2. 2. technologies. There is over-reliance on primary agriculture often practised on soils with low fertility and subject toenvironmental degradation. About 95% of African agriculture is rain fed, thus making food production vulnerable toadverse weather patterns.Barriers to market access and penetration, such as poor market infrastructure and roads, lack of information,inadequate policies, insufficient extension services and lack of consistent market and phyto -sanitary standardsincrease the level of producer risk. With few resources to counter the risk, producers generally rely on traditionalmethods of production and risk mitigation strategies, such as small scale diversification, low cost input agricultureand marketing products at the farm-gate. Programmes such as Participation of African Nations in Sanitary and PhytosanitaryStandards Organisation (PAN-SPSO) and BecANet assist on a continent basis.Despite the Challenges facing Africans and African agriculture, the news is not all bad. During the past decade,Africa’s agrarian economies have been growing. GDP has averaged an increase of 6% per year and agriculturalproductivity has grown by 4-5% per year. Average poverty levels have dropped by about 6% and proportion ofunder-nourished Africans has declined from 36% to 32%”.Quoting further from the same report it says “Unlocking the potential for growth in Africa’s greatest asset is itsyouth. Education directly affects the quality and magnitude of Africa’s social development among its youth andother participants alike. It has also been regarded as the most potent weapon available for Africans to expandeconomic growth, raise living standards, have greater freedoms of choice and compete in a global economy”. Thisaspect has a correlation with agricultural performance.Social Enterprise in the EU.The Network of Social Enterprises URBACT II – Thematic Baseline Study October 2008 states that the widelyaccepted legal definition of Social Enterprises is “organisations with an explicit aim to benefit community, initiated by agroup of citizens and in which the material interest of capital investors is subject to limits. They place a high value on theirindependence and on economic risk-taking related to ongoing socio-economic activity.”The same report states “From the standpoint of macro-economy, social economy in Europe has a significant impacton both employment and economy in general. It is estimated that more than 11 million people are employed in thesector of social economy, ie. 6.7% of EU employees. These figures are significantly higher in the 15 “old” memberstates, where approximately 7% of employees work in the sector of social economy, whereas this rate issignificantly lower (i.e. 4.2%) in the 10 new member states”.Apart from creating employment and income, social enterprises have played a significant role in mobilizingdormant “human capital” towards national economic growth. The range of engagement is highly diverse, fromrehabilitation of infrastructure, preservation of the environment, rehabilitation of the marginalised in society,services to migrants and refugees, training and investments in both low and high technology. Thus socialenterprises span all sectors.The networks of social enterprises are extensive operating within themselves or in collaboration and support oflocal authorities, national governments and regional bodies or institution thereby facilitating cross-boarderexchanges. Within this facilitation of exchange occurred the interaction between the Barka and Chara Trust.The Barka Foundation based in Poznan, Poland has its origins in 1989 as a project rehabilitating the marginalised insociety. It has grown in stature and scope of operations influencing legislation, with projects spanning agriculture,
  3. 3. IT, hospitality, construction and repatriation of Polish migrants within the EU. Their work and operation model ishighly acclaimed within and out of the European Union.Chara Trust started its operations in Merseyside focussing on the Black Minority and Ethnic community butnetworking widely. The services to the community detailed separately have received wide acclaim. In its currentoffer of the “Steps to Success” funded by the EU through the Social Enterprise North West it had an engagementwith the Barka operations in Poznan as part of its Transnational exchange.The participants predominantly African in the three exchange visits between February and September 2011 werehighly impressed, captivated and enchanted by the content, variety and outcome of the operations in Poznan. Thedelegates all professionals keen in social enterprises included engineers, lawyers, IT, administrators, health andother disciplines. They were of various nationalities and regions of Africa, east, central, west and south.The value or capacity of economic and human transformation witnessed in the operations of Barka had asignificant effect on the visitors and the captivating interest was noted by the host organisation. Thus a seed wasborn, can this “transformative vision, idea, model and energising force” be transplanted to Africa?.A collaborative intent of a broad based partnership for ”The project for development cooperation EU-Africa onsocial economy” was conceived by the Barka Foundation, Chara Trust, Mr. Jerzy Mankowski of PolskieTowarzystwo Ziemianskie (Poland land Owners Association with 20 years experience of Cameroon), Dr. FilipKaczmarek, EMP (in Kenya at the time of the visit) and Dr. Killion Munyama, Member – Wielkopolska Parliament.The founding institutions and individuals to the initiative Barka Foundation led by Mr. Thomasz Sadowaski, CharaTrust by Mr. Godwin Bateren, Polskie Towarzytwo Ziemianskie by Mr. Jerzy Mankowski, Dr. Killion Munyama in theabsence of Dr. Filip Kaczmarek were hosted by Ms Elzbieta Malik, Office Director in the EMP office on 10 Set.2011where the acute need for intervention in Africa was agreed by all.The project envisaged to be “North South” initiative will be implemented across the entire continent of Africa withthe participation of 40 European and 40 African organizations. This project anticipates to be implemented by closeto 100 partners including local and national authorities both in Africa and the EU.Project CharacterWhile initially the project is rooted on the publication of the EESC “Opinion of the European Union on what role andperspectives for Africa’s social economy in development cooperation?” 2011/C 44/21) it was considered prudentto delve on wider views in the public domain interacting within or with Africa which would have relevance to theproject. The following were reviewed and add value 1. CAAD Pillar III; Framework for African Food Security (FAFS), March 2009 2. Communities and Local Government; Community Enterprise Strategic Framework, Feb. 2010 3. G8, L’Aquila Joint Statement on Global Food Security; L’Aquila Food Security initiative (AFSI), July 2009 4. G20, Action Plan on Food Price Volatility and Agriculture, June 2011. 5. G20 Ministers of Agriculture Must focus on smallholder Farmers to Achieve Food Security and Prevent Food Price Volatility; Press statement, June 2011 6. Germany and Africa: A strategy Paper by the German Government. 7. Hyogo Framework for Action 2005 – 2015; (International Strategy for Disaster Reduction). 8. Joint Africa EU Strategy Action Plan 2011-2013 9. Nairobi Strategy – Enhanced Partnership to Eradicate Drought Emergencies; September 2011.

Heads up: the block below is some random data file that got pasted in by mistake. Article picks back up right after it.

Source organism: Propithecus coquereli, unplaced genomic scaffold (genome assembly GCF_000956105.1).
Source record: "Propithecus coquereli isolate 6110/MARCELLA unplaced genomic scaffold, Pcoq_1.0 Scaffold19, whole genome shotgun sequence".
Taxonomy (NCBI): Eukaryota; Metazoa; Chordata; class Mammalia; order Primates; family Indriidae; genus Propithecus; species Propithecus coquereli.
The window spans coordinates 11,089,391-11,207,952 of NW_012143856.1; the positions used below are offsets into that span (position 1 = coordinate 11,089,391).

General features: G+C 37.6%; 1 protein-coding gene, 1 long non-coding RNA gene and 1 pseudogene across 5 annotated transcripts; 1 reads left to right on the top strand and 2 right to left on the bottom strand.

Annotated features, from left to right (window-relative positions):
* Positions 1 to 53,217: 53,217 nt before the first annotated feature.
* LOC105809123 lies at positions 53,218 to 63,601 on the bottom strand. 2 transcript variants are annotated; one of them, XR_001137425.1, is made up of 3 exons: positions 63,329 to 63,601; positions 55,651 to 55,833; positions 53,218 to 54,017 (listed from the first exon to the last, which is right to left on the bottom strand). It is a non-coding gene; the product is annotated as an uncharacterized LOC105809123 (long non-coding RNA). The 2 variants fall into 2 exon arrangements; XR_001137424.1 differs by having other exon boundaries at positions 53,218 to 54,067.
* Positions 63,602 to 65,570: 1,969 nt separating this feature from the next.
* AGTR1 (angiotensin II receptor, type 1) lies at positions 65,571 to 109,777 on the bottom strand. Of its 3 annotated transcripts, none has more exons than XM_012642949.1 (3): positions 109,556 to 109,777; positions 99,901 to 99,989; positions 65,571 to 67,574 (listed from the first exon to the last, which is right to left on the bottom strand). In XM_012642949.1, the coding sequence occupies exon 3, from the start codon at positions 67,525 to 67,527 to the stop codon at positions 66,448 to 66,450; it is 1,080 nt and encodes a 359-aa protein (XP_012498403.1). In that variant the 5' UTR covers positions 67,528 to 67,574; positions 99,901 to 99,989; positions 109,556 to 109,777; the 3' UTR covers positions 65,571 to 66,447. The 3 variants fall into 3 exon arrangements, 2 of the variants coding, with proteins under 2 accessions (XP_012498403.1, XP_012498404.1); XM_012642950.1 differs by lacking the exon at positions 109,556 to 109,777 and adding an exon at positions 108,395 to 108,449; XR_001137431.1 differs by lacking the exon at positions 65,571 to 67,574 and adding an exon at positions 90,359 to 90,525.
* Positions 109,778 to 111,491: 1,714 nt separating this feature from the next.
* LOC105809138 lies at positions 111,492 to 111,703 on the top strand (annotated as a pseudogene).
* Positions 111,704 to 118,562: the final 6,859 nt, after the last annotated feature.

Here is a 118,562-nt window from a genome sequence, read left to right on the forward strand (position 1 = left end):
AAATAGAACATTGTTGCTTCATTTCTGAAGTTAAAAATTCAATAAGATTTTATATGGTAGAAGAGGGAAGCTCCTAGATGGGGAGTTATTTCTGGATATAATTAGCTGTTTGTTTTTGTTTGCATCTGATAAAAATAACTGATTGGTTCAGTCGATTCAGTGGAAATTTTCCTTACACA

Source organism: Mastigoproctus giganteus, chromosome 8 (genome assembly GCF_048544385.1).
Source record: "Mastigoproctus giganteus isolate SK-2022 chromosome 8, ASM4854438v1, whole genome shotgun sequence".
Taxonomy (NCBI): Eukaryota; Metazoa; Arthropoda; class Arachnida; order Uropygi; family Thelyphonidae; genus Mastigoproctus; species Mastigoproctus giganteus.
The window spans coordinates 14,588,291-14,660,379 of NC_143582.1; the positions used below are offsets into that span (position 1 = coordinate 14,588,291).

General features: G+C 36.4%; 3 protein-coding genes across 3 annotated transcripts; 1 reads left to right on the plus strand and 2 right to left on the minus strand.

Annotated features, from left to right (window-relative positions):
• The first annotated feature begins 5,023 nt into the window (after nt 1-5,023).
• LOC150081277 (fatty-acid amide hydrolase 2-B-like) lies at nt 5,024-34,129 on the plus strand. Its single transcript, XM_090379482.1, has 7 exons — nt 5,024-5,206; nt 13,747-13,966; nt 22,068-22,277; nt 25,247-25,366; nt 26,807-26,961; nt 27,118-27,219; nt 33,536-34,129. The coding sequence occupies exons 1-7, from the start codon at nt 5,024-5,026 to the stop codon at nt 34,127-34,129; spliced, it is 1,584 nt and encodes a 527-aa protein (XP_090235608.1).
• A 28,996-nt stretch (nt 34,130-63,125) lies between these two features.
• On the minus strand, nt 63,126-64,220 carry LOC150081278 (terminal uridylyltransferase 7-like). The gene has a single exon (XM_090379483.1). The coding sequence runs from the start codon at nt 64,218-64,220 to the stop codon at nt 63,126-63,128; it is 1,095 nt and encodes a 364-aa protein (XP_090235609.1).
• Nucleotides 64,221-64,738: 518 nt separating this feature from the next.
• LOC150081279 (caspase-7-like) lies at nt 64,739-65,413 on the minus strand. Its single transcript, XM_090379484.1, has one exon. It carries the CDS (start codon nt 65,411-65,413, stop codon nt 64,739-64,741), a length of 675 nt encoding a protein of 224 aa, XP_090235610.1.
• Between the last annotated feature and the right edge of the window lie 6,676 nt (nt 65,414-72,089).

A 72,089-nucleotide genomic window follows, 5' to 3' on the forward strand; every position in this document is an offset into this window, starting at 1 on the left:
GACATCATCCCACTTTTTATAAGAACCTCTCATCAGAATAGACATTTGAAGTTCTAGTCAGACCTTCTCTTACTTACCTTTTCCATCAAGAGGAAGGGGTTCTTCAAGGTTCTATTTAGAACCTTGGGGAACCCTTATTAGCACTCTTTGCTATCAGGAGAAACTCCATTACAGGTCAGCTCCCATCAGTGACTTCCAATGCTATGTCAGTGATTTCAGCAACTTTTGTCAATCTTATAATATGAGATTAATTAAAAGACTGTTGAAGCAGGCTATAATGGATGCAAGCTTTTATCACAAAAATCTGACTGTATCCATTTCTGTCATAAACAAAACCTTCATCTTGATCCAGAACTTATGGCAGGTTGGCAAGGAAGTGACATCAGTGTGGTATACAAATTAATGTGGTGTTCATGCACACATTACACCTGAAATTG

4. 4. 10. The Social Economy – Africa’s Response to the Global Crisis; ILO October 2009 th 11. Speech by Mr. Luca Jahier, 19 Session of the ACP-EU Parliamentary Assembly, 31 March 2010. 12. The AU/NEPAD African Action Plan 2010-2015, Advancing Regional and Continental Integration in Africa. 13. URBACT II – Thematic Network Baseline Study, Network of Social enterprises, October 2008Identification, selection and validation.While we have a talented multidiscipline group of African content in core partnership and wide source ofinformation above, there is need to validate the enumerated needs in Africa which the project will achieve thehighest impact and effectiveness. Without prejudice to the exploratory visit, the documentation points towardsagriculture where the Barka Foundation has working competence in rehabilitating neglected farming assets inPoland.Similarly it would be essential to meet potential partners both Government and Social Economy operatives inAfrica in order to establish working relationship as well as prioritise implementation parameters.This exploratory study visit of 10 – 14 days to 5 Africa countries in East, Central, South and West is proposedbetween December 2011 and January 2012. The visit would result firm project proposal of 3-5 years continentwide.Upon conclusion of the Africa visit, a detailed comprehensive project proposal for presentation to funders withinthe EU and beneficiary communities and governments in Africa will be drawn out by March 2012. In the meantime,where applicable, high impact projects identified during or within the evaluation window and sponsors (funders)are available would be implemented.Merseyside Barka/ Chara Trust Cooperation.Chara Trust and participating members have highly beneficial community based service in Merseyside. They areactively sensitising the BME community as well as indigenous population on the enormous potential availablethrough social enterprises. The efforts need support and encouragement.Further more the success of Barka in encouraging Polish migrants to return can be extended to African who couldhave better quality of life in Africa due to changed circumstances or the positive outcome of African project.Cooperation, linkage, funding of Merseyside operations through the Partnership formed is an area of high priority.